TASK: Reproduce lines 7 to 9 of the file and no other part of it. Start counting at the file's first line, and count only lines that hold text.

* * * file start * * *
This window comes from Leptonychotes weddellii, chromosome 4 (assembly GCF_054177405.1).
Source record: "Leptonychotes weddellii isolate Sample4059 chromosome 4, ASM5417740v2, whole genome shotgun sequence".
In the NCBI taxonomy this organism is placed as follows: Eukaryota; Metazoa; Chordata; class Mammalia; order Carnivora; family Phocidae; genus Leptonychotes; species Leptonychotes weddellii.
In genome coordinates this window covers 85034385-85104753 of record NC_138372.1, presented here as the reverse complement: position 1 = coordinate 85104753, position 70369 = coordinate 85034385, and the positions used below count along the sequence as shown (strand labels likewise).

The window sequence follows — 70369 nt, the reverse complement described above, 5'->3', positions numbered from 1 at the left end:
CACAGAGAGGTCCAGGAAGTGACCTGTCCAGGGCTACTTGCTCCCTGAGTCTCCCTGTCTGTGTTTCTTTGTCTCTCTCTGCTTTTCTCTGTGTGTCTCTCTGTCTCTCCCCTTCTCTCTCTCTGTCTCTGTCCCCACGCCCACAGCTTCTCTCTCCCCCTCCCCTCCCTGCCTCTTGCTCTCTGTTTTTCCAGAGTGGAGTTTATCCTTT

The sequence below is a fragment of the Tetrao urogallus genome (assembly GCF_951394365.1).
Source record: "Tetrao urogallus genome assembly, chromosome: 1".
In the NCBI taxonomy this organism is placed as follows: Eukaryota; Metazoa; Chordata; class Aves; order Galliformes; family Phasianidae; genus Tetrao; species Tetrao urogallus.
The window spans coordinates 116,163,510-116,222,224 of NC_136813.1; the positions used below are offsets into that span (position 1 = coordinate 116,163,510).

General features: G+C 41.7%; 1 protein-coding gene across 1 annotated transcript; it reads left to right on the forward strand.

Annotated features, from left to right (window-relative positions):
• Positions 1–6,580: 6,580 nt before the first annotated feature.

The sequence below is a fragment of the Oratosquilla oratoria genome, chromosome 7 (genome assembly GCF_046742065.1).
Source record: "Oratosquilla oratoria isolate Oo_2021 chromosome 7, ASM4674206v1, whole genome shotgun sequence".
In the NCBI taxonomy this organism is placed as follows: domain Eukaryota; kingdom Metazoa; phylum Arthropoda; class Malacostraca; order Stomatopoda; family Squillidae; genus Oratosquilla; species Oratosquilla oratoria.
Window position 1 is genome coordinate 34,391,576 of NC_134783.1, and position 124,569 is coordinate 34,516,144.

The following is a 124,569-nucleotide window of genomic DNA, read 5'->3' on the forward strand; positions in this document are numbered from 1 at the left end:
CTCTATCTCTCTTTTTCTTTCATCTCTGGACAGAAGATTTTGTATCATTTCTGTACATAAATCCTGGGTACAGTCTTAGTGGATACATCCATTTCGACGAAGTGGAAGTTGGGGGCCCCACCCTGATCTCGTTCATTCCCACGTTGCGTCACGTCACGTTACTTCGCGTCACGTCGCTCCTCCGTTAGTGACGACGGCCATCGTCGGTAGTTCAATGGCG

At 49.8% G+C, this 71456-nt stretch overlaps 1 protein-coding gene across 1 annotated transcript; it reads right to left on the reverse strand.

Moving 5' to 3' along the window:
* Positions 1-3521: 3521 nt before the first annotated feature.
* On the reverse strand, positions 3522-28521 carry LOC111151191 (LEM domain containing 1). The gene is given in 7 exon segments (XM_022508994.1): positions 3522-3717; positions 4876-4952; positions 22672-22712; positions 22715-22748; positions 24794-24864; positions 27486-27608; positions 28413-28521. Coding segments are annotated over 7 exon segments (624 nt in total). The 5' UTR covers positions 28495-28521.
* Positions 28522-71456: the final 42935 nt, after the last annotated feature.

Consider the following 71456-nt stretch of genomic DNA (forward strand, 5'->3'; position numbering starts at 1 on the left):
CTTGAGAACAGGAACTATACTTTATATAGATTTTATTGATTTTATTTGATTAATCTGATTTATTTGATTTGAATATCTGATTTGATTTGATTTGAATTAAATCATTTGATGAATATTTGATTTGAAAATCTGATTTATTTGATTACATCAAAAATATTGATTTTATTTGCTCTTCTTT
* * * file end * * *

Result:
The sequence below is a fragment of the Tetrao urogallus genome (assembly GCF_951394365.1).
Source record: "Tetrao urogallus genome assembly, chromosome: 1".
In the NCBI taxonomy this organism is placed as follows: Eukaryota; Metazoa; Chordata; class Aves; order Galliformes; family Phasianidae; genus Tetrao; species Tetrao urogallus.